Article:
WHEREVER THEY MAY BE
© 1972, The Beate Klarsfeld Foundation
 
 
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OTHER BATTLES IN
GERMANY

I wasted no time in again taking the offensive against the German political establishment, which, by repeatedly delaying ratification of the Franco-German judiciary accord of February 2, 1971, was consciously perpetuating the impunity of the Nazi criminals who had operated in France.

I had for a long time been on the trail of Heinrich Biers, S.S.-Hauptsturmführer, deputy to Kurt Lischka, head of the Nazi police (S.D.), Paris region. Illers was also head of the Gestapo in Paris. Serge had accumulated a voluminous dossier on Illers who, on August 24, 1944, personally made the decision to dispatch from Compiègne a final deportation convoy from France. The agreement between German General von Choltitz and Swedish Consul Raoul Nordling prohibiting further deportations had already been concluded, but Illers ignored this.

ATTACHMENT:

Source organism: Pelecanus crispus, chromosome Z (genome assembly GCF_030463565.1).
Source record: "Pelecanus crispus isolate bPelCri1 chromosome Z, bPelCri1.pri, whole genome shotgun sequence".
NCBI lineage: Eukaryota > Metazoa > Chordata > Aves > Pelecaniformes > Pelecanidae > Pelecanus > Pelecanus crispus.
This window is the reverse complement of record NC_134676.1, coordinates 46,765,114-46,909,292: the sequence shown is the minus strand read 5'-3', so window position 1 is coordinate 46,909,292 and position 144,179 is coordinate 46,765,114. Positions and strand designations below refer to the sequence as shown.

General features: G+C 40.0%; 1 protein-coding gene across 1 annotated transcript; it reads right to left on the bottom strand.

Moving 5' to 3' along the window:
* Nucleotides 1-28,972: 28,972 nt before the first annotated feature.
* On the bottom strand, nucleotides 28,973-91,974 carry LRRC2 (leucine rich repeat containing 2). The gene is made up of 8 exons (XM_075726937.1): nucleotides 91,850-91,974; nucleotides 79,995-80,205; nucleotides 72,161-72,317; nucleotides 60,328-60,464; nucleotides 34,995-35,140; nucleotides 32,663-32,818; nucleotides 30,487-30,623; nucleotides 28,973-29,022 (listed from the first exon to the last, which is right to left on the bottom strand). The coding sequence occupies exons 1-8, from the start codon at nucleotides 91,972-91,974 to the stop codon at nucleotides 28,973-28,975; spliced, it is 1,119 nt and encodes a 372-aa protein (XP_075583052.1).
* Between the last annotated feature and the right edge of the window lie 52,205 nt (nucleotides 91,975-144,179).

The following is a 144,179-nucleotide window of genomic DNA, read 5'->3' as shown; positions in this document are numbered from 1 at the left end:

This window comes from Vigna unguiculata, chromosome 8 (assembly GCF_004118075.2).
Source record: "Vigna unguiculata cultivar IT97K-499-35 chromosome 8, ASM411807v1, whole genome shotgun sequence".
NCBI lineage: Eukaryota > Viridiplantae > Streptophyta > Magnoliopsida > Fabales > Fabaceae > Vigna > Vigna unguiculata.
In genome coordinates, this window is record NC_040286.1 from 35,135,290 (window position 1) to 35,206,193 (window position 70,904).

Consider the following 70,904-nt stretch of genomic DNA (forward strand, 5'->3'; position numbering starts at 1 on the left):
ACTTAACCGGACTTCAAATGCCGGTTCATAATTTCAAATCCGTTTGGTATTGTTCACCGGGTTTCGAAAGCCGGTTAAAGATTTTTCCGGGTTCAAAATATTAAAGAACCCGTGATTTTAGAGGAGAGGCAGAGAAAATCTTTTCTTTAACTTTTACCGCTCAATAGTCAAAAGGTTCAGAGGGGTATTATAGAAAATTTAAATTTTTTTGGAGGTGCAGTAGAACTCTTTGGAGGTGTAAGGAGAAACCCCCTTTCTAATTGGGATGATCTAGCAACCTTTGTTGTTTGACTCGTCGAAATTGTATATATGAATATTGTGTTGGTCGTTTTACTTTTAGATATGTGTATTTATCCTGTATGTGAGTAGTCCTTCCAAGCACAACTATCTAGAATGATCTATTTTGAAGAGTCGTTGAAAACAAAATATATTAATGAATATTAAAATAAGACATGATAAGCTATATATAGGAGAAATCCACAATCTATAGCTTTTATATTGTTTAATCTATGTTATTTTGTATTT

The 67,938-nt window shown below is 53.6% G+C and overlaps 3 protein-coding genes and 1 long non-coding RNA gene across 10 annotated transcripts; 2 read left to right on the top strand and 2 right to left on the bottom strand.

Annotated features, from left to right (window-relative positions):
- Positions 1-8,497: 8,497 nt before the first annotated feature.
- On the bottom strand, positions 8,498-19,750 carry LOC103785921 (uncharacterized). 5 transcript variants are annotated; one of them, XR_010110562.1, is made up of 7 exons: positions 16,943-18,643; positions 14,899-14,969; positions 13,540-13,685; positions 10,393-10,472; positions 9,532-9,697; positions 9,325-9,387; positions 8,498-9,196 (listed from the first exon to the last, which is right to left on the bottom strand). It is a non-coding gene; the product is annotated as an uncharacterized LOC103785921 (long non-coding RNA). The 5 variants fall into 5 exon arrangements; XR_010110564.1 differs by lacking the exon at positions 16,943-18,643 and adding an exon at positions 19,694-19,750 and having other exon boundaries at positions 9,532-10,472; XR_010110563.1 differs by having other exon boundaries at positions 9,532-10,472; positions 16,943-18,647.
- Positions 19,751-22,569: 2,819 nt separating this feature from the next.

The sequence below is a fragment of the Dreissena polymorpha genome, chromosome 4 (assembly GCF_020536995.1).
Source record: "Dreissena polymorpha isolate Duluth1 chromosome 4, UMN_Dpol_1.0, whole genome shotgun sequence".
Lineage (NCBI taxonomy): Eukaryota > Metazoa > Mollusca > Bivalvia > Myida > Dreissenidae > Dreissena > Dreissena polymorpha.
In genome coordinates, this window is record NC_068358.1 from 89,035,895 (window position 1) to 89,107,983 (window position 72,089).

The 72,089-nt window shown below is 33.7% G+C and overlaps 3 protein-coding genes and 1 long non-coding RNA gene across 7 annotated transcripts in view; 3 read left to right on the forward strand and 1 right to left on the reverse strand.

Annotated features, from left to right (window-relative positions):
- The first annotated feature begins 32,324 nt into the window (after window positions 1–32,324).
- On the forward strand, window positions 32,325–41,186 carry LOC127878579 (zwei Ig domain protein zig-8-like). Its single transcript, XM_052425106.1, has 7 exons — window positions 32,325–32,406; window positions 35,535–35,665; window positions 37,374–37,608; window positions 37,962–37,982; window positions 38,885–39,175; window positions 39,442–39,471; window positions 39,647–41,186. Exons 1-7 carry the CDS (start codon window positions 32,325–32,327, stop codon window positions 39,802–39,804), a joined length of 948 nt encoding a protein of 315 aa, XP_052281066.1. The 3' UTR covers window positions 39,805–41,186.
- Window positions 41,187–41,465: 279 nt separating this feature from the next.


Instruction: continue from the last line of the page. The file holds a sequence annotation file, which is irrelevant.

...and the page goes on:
Knowing that Illers was a "Herr Doktor," we were able to locate him as Senatspräsident of the Landessozialgericht of Lower Saxony, and ... expert in war-victim litigation.

In order to have Illers removed, we had to dramatize our disclosure. We decided to hold a press conference at Bonn in the restaurant Am Tulpenfeld, in the press center. On Tuesday morning October 3, 1972, although there was a warrant for his arrest in Germany, Serge joined Jean Pierre-Bloch and me in
     
   
 
WHEREVER THEY MAY BE
© 1972, The Beate Klarsfeld Foundation
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